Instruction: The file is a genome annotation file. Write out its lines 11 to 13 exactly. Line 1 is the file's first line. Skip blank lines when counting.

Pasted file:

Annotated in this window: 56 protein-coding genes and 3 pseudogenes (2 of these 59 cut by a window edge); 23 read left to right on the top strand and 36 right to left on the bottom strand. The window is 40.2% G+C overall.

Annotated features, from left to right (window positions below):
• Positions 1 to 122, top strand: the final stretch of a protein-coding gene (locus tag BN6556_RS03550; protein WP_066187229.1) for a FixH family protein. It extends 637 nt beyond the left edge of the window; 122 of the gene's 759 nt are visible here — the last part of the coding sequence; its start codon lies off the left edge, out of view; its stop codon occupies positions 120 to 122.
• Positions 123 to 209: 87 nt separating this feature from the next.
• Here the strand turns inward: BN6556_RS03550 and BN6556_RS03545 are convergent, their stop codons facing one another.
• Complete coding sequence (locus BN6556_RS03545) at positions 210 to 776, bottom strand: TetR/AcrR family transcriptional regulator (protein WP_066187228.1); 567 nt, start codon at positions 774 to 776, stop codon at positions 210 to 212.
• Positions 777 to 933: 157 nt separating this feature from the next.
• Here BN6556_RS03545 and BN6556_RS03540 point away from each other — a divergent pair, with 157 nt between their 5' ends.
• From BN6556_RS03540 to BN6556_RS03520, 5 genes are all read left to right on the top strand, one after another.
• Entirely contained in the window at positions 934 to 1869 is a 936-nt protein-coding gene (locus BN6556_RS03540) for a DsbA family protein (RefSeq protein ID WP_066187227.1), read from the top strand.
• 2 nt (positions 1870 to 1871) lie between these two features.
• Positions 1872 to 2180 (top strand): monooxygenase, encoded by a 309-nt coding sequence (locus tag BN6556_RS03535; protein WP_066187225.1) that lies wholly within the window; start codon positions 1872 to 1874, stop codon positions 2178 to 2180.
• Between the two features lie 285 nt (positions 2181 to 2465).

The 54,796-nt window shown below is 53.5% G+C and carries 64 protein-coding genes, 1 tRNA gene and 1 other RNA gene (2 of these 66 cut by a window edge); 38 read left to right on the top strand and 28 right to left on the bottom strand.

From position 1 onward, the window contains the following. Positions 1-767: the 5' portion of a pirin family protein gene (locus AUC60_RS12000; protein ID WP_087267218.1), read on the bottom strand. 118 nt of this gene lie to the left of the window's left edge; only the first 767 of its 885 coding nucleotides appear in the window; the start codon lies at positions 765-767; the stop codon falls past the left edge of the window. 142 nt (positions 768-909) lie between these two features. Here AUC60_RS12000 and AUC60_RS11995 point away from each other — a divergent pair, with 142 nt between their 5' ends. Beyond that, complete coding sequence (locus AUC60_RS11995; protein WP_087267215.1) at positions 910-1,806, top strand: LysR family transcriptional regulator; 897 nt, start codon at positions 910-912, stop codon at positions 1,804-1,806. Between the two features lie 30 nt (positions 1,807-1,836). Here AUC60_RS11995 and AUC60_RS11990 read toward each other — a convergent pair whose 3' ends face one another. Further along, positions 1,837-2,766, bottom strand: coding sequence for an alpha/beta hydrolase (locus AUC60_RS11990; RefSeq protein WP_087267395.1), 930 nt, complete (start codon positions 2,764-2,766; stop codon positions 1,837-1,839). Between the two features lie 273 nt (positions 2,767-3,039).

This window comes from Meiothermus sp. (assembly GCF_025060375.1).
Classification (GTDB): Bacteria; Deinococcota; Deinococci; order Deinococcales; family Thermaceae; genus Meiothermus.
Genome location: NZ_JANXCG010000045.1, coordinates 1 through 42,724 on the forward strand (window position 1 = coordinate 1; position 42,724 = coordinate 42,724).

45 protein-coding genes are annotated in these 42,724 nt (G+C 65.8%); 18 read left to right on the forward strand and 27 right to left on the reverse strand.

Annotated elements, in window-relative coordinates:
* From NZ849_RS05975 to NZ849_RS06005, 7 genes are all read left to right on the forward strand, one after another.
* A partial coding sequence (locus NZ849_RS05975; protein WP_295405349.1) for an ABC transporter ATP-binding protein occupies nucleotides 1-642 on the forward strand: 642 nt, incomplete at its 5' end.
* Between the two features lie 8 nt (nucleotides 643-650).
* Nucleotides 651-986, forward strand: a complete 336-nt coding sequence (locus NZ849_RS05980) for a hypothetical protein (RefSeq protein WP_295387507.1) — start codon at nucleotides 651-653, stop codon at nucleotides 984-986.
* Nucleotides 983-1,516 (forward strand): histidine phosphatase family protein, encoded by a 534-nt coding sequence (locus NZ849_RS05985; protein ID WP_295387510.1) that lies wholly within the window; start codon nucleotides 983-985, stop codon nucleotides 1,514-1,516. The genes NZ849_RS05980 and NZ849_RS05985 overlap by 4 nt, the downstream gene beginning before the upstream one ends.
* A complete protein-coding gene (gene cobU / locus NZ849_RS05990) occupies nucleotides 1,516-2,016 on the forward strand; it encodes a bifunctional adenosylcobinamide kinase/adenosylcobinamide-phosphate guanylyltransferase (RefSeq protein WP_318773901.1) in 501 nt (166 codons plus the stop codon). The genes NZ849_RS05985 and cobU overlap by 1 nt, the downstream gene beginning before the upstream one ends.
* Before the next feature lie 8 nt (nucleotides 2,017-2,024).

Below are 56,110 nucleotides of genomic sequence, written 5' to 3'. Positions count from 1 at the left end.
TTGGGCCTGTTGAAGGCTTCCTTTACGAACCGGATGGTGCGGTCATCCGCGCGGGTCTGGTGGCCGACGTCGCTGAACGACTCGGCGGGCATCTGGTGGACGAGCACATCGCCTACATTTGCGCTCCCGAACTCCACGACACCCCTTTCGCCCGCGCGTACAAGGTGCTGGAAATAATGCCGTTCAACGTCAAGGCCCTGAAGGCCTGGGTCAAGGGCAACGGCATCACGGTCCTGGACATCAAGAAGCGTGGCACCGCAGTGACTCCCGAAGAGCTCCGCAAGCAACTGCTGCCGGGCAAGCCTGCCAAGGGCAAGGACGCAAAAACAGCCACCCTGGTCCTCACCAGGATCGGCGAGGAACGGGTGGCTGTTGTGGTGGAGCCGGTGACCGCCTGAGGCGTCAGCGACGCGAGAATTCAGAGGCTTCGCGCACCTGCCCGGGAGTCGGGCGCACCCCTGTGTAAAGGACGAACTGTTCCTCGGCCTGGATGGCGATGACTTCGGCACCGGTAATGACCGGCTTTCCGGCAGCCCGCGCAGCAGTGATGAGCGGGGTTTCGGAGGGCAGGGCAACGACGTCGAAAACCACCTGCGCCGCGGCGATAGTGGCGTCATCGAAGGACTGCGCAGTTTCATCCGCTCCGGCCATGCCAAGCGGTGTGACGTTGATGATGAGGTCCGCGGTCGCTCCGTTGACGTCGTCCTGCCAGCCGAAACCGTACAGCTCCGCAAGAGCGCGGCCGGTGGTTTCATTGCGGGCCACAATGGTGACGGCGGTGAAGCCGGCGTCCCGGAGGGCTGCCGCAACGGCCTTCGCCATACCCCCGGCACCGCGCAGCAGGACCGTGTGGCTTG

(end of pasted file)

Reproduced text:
• 2 nt (positions 1870 to 1871) lie between these two features.
• Positions 1872 to 2180 (top strand): monooxygenase, encoded by a 309-nt coding sequence (locus tag BN6556_RS03535; protein WP_066187225.1) that lies wholly within the window; start codon positions 1872 to 1874, stop codon positions 2178 to 2180.
• Between the two features lie 285 nt (positions 2181 to 2465).